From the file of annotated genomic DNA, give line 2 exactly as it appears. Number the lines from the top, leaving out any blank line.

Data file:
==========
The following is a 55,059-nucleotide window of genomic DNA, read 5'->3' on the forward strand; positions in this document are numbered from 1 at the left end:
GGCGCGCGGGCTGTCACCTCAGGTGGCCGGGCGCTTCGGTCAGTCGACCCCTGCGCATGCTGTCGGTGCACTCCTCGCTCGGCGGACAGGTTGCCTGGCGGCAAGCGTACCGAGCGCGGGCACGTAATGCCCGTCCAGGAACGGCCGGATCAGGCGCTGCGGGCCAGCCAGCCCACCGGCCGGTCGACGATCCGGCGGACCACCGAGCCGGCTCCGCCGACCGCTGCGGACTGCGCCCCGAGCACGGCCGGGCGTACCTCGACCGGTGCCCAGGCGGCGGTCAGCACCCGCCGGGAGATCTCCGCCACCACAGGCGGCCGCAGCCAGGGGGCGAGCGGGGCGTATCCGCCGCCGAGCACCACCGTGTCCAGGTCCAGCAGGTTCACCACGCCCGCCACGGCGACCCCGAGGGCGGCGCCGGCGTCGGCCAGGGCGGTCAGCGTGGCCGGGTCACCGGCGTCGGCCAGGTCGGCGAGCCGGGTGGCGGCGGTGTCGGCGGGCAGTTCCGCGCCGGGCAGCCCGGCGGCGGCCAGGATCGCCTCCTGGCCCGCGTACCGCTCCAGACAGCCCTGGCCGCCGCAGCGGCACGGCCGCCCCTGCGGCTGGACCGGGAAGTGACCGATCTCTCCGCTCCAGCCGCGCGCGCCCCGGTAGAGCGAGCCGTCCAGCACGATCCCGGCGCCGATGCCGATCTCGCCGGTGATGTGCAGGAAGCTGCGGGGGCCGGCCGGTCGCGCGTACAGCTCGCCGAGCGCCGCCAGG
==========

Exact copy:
GGCGCGCGGGCTGTCACCTCAGGTGGCCGGGCGCTTCGGTCAGTCGACCCCTGCGCATGCTGTCGGTGCACTCCTCGCTCGGCGGACAGGTTGCCTGGCGGCAAGCGTACCGAGCGCGGGCACGTAATGCCCGTCCAGGAACGGCCGGATCAGGCGCTGCGGGCCAGCCAGCCCACCGGCCGGTCGACGATCCGGCGGACCACCGAGCCGGCTCCGCCGACCGCTGCGGACTGCGCCCCGAGCACGGCCGGGCGTACCTCGACCGGTGCCCAGGCGGCGGTCAGCACCCGCCGGGAGATCTCCGCCACCACAGGCGGCCGCAGCCAGGGGGCGAGCGGGGCGTATCCGCCGCCGAGCACCACCGTGTCCAGGTCCAGCAGGTTCACCACGCCCGCCACGGCGACCCCGAGGGCGGCGCCGGCGTCGGCCAGGGCGGTCAGCGTGGCCGGGTCACCGGCGTCGGCCAGGTCGGCGAGCCGGGTGGCGGCGGTGTCGGCGGGCAGTTCCGCGCCGGGCAGCCCGGCGGCGGCCAGGATCGCCTCCTGGCCCGCGTACCGCTCCAGACAGCCCTGGCCGCCGCAGCGGCACGGCCGCCCCTGCGGCTGGACCGGGAAGTGACCGATCTCTCCGCTCCAGCCGCGCGCGCCCCGGTAGAGCGAGCCGTCCAGCACGATCCCGGCGCCGATGCCGATCTCGCCGGTGATGTGCAGGAAGCTGCGGGGGCCGGCCGGTCGCGCGTACAGCTCGCCGAGCGCCGCCAGG